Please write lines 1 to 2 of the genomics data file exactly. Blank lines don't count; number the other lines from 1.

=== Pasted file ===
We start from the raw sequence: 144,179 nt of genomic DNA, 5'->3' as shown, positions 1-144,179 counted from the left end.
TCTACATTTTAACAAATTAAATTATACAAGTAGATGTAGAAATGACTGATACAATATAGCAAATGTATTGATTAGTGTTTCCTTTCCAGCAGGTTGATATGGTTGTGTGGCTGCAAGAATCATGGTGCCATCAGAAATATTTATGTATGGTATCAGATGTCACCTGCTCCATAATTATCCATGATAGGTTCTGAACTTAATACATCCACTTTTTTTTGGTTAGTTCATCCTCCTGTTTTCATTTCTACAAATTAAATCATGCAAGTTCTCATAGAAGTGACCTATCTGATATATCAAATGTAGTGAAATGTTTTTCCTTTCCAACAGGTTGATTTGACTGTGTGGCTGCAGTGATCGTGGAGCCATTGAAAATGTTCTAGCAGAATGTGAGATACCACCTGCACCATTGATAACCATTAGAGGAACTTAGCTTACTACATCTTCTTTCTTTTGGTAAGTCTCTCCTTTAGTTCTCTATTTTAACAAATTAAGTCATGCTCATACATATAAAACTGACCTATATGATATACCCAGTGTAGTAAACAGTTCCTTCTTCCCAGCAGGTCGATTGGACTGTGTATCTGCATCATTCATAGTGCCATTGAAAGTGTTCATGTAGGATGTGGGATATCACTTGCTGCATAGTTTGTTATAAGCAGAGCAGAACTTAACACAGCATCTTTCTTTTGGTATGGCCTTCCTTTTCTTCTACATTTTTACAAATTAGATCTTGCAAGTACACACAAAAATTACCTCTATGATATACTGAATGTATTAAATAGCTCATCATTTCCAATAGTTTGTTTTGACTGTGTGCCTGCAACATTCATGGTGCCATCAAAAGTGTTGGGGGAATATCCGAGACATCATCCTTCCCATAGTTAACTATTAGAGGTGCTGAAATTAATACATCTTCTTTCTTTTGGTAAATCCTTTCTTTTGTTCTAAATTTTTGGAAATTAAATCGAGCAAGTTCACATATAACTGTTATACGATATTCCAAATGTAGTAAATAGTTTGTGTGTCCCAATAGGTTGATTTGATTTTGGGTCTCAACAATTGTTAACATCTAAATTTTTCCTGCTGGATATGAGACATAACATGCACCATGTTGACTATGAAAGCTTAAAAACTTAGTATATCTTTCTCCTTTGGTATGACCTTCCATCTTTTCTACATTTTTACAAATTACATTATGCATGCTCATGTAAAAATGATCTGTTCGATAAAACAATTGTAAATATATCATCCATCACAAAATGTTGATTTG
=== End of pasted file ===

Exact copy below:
We start from the raw sequence: 144,179 nt of genomic DNA, 5'->3' as shown, positions 1-144,179 counted from the left end.
TCTACATTTTAACAAATTAAATTATACAAGTAGATGTAGAAATGACTGATACAATATAGCAAATGTATTGATTAGTGTTTCCTTTCCAGCAGGTTGATATGGTTGTGTGGCTGCAAGAATCATGGTGCCATCAGAAATATTTATGTATGGTATCAGATGTCACCTGCTCCATAATTATCCATGATAGGTTCTGAACTTAATACATCCACTTTTTTTTGGTTAGTTCATCCTCCTGTTTTCATTTCTACAAATTAAATCATGCAAGTTCTCATAGAAGTGACCTATCTGATATATCAAATGTAGTGAAATGTTTTTCCTTTCCAACAGGTTGATTTGACTGTGTGGCTGCAGTGATCGTGGAGCCATTGAAAATGTTCTAGCAGAATGTGAGATACCACCTGCACCATTGATAACCATTAGAGGAACTTAGCTTACTACATCTTCTTTCTTTTGGTAAGTCTCTCCTTTAGTTCTCTATTTTAACAAATTAAGTCATGCTCATACATATAAAACTGACCTATATGATATACCCAGTGTAGTAAACAGTTCCTTCTTCCCAGCAGGTCGATTGGACTGTGTATCTGCATCATTCATAGTGCCATTGAAAGTGTTCATGTAGGATGTGGGATATCACTTGCTGCATAGTTTGTTATAAGCAGAGCAGAACTTAACACAGCATCTTTCTTTTGGTATGGCCTTCCTTTTCTTCTACATTTTTACAAATTAGATCTTGCAAGTACACACAAAAATTACCTCTATGATATACTGAATGTATTAAATAGCTCATCATTTCCAATAGTTTGTTTTGACTGTGTGCCTGCAACATTCATGGTGCCATCAAAAGTGTTGGGGGAATATCCGAGACATCATCCTTCCCATAGTTAACTATTAGAGGTGCTGAAATTAATACATCTTCTTTCTTTTGGTAAATCCTTTCTTTTGTTCTAAATTTTTGGAAATTAAATCGAGCAAGTTCACATATAACTGTTATACGATATTCCAAATGTAGTAAATAGTTTGTGTGTCCCAATAGGTTGATTTGATTTTGGGTCTCAACAATTGTTAACATCTAAATTTTTCCTGCTGGATATGAGACATAACATGCACCATGTTGACTATGAAAGCTTAAAAACTTAGTATATCTTTCTCCTTTGGTATGACCTTCCATCTTTTCTACATTTTTACAAATTACATTATGCATGCTCATGTAAAAATGATCTGTTCGATAAAACAATTGTAAATATATCATCCATCACAAAATGTTGATTTG